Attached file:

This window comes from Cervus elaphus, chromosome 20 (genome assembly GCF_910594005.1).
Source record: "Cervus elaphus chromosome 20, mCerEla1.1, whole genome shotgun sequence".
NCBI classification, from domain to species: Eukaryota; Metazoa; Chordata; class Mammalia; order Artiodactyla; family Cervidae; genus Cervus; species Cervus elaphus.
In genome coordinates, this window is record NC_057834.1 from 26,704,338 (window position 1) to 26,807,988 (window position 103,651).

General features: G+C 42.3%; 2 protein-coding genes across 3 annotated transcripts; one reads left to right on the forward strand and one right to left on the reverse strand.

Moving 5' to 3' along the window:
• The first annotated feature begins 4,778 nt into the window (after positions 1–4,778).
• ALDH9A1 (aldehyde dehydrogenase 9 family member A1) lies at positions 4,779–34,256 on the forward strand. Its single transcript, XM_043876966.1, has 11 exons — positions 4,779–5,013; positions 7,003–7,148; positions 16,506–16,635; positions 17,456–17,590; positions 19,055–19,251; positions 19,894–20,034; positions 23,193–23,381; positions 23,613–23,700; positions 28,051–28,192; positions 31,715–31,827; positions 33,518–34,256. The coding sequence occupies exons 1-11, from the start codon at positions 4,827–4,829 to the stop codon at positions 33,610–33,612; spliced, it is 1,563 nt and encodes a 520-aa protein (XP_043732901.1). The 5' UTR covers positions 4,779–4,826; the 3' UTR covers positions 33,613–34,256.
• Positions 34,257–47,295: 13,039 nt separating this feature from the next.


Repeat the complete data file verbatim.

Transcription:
This window comes from Cervus elaphus, chromosome 20 (genome assembly GCF_910594005.1).
Source record: "Cervus elaphus chromosome 20, mCerEla1.1, whole genome shotgun sequence".
NCBI classification, from domain to species: Eukaryota; Metazoa; Chordata; class Mammalia; order Artiodactyla; family Cervidae; genus Cervus; species Cervus elaphus.
In genome coordinates, this window is record NC_057834.1 from 26,704,338 (window position 1) to 26,807,988 (window position 103,651).

General features: G+C 42.3%; 2 protein-coding genes across 3 annotated transcripts; one reads left to right on the forward strand and one right to left on the reverse strand.

Moving 5' to 3' along the window:
• The first annotated feature begins 4,778 nt into the window (after positions 1–4,778).
• ALDH9A1 (aldehyde dehydrogenase 9 family member A1) lies at positions 4,779–34,256 on the forward strand. Its single transcript, XM_043876966.1, has 11 exons — positions 4,779–5,013; positions 7,003–7,148; positions 16,506–16,635; positions 17,456–17,590; positions 19,055–19,251; positions 19,894–20,034; positions 23,193–23,381; positions 23,613–23,700; positions 28,051–28,192; positions 31,715–31,827; positions 33,518–34,256. The coding sequence occupies exons 1-11, from the start codon at positions 4,827–4,829 to the stop codon at positions 33,610–33,612; spliced, it is 1,563 nt and encodes a 520-aa protein (XP_043732901.1). The 5' UTR covers positions 4,779–4,826; the 3' UTR covers positions 33,613–34,256.
• Positions 34,257–47,295: 13,039 nt separating this feature from the next.